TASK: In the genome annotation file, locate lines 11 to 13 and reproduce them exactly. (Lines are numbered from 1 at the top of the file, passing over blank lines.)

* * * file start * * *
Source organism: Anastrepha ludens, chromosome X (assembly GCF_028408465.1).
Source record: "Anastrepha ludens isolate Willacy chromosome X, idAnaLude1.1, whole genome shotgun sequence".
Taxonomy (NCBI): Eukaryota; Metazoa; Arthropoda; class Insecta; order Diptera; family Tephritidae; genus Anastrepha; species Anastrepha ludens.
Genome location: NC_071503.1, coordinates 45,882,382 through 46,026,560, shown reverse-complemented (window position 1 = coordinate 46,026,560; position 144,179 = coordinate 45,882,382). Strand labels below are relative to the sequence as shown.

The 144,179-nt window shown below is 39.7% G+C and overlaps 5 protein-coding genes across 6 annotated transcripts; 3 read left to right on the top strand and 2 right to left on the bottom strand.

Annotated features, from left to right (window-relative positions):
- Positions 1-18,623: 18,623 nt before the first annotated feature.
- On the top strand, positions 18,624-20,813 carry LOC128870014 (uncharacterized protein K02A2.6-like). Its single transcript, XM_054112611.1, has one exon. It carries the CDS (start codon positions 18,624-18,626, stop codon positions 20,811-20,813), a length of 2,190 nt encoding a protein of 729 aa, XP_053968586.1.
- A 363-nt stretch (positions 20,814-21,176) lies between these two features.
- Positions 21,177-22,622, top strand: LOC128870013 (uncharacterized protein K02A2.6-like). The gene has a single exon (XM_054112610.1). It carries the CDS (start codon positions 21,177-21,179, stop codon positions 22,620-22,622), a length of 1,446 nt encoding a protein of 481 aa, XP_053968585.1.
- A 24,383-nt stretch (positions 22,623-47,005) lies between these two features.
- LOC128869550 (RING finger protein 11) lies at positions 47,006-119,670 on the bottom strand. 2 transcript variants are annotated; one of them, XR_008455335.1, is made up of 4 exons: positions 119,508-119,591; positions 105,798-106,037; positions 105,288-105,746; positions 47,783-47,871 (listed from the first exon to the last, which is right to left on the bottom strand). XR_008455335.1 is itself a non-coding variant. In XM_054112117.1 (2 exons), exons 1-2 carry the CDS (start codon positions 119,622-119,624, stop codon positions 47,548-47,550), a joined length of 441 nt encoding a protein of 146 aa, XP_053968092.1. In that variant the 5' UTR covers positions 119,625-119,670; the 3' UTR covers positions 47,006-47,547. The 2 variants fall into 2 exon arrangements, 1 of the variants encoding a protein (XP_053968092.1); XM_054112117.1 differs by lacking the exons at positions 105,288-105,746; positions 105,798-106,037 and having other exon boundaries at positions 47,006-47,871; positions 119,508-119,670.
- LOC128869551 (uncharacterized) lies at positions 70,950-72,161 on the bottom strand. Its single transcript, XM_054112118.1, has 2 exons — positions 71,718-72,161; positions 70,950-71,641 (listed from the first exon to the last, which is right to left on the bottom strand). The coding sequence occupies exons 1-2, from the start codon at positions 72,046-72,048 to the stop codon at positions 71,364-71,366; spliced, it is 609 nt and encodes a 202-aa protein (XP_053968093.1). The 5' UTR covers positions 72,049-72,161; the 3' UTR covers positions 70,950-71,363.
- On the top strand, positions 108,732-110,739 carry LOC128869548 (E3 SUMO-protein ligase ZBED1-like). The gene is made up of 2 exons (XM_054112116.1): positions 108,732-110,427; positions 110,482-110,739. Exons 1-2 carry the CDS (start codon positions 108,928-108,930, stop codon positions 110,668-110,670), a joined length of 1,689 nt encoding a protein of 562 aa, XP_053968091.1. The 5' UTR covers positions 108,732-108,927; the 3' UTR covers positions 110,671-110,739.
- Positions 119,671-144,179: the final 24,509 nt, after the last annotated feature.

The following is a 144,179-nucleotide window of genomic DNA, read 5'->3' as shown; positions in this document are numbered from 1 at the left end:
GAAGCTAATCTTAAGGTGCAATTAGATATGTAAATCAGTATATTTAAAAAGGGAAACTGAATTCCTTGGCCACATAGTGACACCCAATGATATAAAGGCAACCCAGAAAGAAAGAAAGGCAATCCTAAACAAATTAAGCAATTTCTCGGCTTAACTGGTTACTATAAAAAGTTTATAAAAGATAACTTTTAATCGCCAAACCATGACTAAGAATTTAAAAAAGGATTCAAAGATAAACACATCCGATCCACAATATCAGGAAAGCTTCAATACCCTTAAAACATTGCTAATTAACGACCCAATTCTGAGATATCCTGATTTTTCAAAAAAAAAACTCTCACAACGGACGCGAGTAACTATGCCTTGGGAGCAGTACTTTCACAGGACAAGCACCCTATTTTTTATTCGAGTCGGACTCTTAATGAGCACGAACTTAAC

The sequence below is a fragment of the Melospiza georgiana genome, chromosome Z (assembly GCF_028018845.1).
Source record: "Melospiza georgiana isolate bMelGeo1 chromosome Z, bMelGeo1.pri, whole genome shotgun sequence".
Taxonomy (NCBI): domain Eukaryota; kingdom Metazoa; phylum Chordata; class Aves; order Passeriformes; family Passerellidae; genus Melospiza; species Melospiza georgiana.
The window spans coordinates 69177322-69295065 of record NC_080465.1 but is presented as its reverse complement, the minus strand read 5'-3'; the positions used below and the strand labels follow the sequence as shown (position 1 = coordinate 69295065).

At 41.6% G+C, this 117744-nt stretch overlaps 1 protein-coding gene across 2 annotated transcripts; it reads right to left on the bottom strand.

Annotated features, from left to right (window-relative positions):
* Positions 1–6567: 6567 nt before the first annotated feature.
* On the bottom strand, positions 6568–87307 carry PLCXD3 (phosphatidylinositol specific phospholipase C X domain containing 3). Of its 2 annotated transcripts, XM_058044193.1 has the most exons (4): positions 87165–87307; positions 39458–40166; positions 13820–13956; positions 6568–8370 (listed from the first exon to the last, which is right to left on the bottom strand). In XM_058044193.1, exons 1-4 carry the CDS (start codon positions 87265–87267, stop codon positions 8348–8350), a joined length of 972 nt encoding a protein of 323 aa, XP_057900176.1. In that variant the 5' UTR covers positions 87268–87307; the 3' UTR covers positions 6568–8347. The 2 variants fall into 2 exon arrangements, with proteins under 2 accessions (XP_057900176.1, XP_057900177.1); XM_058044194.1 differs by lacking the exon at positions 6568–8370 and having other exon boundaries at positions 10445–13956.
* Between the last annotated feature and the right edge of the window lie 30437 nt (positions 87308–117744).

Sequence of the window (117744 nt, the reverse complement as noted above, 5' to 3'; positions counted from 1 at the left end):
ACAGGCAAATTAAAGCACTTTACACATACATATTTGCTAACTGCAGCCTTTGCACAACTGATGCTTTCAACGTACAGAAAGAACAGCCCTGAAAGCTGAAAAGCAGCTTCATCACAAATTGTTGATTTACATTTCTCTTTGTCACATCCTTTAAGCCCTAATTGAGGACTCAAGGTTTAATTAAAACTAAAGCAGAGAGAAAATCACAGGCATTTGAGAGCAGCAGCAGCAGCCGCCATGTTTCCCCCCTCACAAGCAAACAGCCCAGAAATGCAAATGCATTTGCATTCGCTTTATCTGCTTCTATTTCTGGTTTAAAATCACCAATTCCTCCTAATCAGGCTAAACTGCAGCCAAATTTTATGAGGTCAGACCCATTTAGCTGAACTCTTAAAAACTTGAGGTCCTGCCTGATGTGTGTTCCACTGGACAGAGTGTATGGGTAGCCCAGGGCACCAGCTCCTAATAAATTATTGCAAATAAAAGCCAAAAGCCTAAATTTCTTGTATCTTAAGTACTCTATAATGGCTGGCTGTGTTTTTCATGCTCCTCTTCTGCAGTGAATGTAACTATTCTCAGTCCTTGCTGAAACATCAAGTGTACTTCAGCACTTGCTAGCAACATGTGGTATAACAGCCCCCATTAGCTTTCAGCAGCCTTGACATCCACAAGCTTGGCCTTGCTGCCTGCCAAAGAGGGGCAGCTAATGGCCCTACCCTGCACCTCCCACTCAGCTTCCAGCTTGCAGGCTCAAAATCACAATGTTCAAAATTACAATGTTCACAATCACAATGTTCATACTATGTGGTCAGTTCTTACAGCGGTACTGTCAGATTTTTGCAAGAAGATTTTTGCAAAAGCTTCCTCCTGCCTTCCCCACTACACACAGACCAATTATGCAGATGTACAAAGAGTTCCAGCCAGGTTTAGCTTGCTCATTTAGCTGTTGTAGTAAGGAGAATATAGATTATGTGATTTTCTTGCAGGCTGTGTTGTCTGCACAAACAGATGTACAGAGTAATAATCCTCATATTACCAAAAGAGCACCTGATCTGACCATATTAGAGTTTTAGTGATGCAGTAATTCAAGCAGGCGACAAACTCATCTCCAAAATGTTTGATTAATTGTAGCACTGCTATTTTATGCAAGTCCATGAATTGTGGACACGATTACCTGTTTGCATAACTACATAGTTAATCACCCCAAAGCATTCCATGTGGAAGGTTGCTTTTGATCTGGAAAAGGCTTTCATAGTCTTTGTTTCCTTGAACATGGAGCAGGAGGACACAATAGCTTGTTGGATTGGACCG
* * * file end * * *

- A 24,383-nt stretch (positions 22,623-47,005) lies between these two features.
- LOC128869550 (RING finger protein 11) lies at positions 47,006-119,670 on the bottom strand. 2 transcript variants are annotated; one of them, XR_008455335.1, is made up of 4 exons: positions 119,508-119,591; positions 105,798-106,037; positions 105,288-105,746; positions 47,783-47,871 (listed from the first exon to the last, which is right to left on the bottom strand). XR_008455335.1 is itself a non-coding variant. In XM_054112117.1 (2 exons), exons 1-2 carry the CDS (start codon positions 119,622-119,624, stop codon positions 47,548-47,550), a joined length of 441 nt encoding a protein of 146 aa, XP_053968092.1. In that variant the 5' UTR covers positions 119,625-119,670; the 3' UTR covers positions 47,006-47,547. The 2 variants fall into 2 exon arrangements, 1 of the variants encoding a protein (XP_053968092.1); XM_054112117.1 differs by lacking the exons at positions 105,288-105,746; positions 105,798-106,037 and having other exon boundaries at positions 47,006-47,871; positions 119,508-119,670.
- LOC128869551 (uncharacterized) lies at positions 70,950-72,161 on the bottom strand. Its single transcript, XM_054112118.1, has 2 exons — positions 71,718-72,161; positions 70,950-71,641 (listed from the first exon to the last, which is right to left on the bottom strand). The coding sequence occupies exons 1-2, from the start codon at positions 72,046-72,048 to the stop codon at positions 71,364-71,366; spliced, it is 609 nt and encodes a 202-aa protein (XP_053968093.1). The 5' UTR covers positions 72,049-72,161; the 3' UTR covers positions 70,950-71,363.